The Facts About Bats

It’s October and we’re ramping up at Century 21 for ghosts, goblins and Halloween night in the Georgian Triangle. And deep in the caves, rooks and nannies, many bats will be getting ready for a long winter of hibernation.

In many parts of the world bats suffer from a bad reputation with superstitious beliefs about them. Regarded as carriers of rabies, bats are considered blood-eaters and beasts that tangle themselves in people’s hair.

The fact is that bats worldwide provide us with numerous benefits; they are an important part of our ecosystem and an indicator of a healthy environment. Bats are often feared and misunderstood despite the fact that these creatures are an invaluable and beneficial part of our natural environment. They have fascinating abilities making them one of the most interesting species in Ontario.

Bats look like a flying mouse. A common name for them was once flitter mouse. With their wings folded around them like a cloak, hanging upside-down by their hooked hind legs, they’re the only mammals on Earth capable of sustaining self-propelled flight.

In Ontario, there are eight different species of bats - Big Brown, Little Brown, Eastern Pipistrelle, Silver-haired, Hoary, Red, Small-footed, and the Northern Long-eared. The most common of these is the little brown bat, which is the only bat in Ontario that prefers to eat mosquitos. This bat also eats moths, plant bugs, and flies, which ultimately makes your gardening experience more enjoyable. These are just a few insects they eat.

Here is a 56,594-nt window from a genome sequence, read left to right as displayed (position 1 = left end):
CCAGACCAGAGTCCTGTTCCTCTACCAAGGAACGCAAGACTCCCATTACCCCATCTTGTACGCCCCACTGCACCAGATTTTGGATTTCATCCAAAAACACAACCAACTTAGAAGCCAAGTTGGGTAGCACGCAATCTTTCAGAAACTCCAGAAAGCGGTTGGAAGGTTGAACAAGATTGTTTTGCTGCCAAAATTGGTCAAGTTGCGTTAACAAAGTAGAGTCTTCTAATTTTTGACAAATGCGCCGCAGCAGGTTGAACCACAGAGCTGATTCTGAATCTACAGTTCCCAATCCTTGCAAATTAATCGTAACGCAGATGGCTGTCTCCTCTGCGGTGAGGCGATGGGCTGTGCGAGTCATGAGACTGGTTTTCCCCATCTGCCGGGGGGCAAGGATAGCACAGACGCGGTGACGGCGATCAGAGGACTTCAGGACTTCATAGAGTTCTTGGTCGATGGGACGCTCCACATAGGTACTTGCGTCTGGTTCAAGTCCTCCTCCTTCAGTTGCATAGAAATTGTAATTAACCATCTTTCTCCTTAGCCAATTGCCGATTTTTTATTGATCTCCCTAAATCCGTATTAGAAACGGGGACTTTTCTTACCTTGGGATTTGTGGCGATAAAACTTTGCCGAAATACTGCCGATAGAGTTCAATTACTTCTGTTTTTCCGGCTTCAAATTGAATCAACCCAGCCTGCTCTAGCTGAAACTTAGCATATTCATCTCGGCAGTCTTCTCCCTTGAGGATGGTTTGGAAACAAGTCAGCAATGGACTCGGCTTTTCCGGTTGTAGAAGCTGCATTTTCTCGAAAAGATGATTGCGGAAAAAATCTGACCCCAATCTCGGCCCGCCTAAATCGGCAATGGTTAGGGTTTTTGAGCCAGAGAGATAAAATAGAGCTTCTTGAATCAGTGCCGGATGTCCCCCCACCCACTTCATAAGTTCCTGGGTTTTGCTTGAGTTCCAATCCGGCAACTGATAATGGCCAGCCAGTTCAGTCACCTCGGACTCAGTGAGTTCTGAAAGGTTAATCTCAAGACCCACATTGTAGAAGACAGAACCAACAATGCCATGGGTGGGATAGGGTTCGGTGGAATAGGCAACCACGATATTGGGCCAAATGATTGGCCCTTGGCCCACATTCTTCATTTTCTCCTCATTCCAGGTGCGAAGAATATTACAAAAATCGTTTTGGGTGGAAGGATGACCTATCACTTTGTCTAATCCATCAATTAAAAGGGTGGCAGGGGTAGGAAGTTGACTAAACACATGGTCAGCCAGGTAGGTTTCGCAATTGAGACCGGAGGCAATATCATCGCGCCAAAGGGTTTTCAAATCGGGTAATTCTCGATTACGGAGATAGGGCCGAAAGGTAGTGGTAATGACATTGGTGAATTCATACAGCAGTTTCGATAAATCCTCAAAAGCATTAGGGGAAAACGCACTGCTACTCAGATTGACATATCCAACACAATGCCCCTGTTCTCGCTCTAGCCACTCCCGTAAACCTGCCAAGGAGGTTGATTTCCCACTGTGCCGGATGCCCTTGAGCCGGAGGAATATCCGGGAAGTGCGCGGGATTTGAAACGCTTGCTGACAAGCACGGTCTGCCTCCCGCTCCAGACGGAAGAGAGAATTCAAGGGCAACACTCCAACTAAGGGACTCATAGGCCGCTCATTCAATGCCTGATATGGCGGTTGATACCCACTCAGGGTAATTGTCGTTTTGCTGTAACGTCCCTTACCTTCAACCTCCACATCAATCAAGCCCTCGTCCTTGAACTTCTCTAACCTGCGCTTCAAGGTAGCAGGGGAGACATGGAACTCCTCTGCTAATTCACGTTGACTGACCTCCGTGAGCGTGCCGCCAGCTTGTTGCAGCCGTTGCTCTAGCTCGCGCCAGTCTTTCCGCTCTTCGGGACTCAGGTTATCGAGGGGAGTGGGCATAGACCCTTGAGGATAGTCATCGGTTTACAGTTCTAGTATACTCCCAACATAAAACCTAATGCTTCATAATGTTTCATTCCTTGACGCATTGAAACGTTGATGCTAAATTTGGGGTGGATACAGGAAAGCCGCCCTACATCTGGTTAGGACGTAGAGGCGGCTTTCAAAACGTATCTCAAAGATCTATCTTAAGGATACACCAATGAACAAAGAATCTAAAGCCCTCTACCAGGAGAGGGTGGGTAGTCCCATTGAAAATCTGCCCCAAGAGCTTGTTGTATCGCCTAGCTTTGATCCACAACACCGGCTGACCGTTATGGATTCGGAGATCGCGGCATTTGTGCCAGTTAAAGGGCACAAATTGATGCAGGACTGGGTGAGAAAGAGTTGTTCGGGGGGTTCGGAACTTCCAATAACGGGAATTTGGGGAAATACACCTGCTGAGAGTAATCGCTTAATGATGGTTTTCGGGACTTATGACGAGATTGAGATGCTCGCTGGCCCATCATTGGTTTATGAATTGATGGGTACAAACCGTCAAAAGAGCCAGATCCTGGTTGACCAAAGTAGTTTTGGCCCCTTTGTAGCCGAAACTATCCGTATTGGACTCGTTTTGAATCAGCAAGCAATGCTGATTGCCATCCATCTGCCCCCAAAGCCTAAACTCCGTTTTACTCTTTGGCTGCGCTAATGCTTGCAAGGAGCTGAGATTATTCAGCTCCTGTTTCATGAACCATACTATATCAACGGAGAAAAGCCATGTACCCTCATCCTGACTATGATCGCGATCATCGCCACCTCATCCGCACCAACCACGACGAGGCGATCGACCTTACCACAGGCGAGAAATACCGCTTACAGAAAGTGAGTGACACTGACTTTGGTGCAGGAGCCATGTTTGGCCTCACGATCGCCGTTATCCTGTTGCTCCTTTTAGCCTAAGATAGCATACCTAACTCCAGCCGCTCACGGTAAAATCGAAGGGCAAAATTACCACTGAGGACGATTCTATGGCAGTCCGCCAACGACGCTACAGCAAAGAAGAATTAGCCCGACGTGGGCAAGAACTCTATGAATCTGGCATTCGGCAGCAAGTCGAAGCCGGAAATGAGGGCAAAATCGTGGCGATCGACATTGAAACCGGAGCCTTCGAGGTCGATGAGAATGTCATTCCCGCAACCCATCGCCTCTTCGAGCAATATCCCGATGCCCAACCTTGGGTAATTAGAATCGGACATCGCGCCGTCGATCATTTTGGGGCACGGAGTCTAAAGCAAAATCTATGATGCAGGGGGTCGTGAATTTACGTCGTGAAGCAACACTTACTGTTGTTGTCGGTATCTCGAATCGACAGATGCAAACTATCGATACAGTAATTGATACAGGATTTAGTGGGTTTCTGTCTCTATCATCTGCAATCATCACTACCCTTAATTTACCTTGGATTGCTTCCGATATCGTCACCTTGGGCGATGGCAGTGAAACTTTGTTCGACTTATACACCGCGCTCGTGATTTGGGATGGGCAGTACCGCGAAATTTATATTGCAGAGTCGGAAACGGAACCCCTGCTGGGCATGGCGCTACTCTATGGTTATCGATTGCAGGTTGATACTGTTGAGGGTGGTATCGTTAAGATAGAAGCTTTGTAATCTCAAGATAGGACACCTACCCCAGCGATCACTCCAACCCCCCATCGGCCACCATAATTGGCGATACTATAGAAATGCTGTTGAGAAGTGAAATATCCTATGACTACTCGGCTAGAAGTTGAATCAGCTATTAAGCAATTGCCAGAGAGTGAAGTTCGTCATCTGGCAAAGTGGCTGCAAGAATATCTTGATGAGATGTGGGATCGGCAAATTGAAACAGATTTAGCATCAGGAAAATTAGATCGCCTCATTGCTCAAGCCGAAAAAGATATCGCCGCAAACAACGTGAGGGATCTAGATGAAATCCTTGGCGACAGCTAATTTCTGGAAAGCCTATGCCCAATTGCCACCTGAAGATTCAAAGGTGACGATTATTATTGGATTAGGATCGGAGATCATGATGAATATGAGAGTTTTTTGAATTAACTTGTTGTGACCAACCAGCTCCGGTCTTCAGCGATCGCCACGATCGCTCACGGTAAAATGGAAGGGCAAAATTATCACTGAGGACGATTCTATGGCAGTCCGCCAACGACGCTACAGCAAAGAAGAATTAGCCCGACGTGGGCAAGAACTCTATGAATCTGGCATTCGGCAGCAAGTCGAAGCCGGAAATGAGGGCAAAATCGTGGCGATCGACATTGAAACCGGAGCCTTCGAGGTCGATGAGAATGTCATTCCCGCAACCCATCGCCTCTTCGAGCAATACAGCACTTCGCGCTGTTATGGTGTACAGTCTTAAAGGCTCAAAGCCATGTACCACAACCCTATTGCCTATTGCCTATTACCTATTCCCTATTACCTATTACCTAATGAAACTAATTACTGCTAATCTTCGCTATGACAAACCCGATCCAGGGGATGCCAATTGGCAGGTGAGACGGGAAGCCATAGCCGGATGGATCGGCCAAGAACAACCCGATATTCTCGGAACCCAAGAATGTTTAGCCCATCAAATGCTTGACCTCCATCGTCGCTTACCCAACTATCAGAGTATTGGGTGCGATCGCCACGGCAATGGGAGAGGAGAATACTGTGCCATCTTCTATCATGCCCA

In the farming industry, bats are known as the “farmers’ hired hand” because of the quantity of insects they consume. In an hour, a bat can consume 600 to 1000 mosquitos or half of their body weight in insects! Remember, birds are off duty at night, and bats are an important form of natural control for insects such as mosquitos, and it’s in our own interest to perpetuate them.

Each year bats are forced to live closer with humans and compete for food, shelter and space. Their habitats are quickly being destroyed due to population growth and development. Now that bats are looking for roosting sites to hibernate and Halloween is just around the corner, learn to appreciate their importance and protect these fascinating eerie creatures.

News provided by Century 21 Millennium.

Joanne Evans

Joanne Evans

Broker of Record
CENTURY 21 Millennium Inc., Brokerage*
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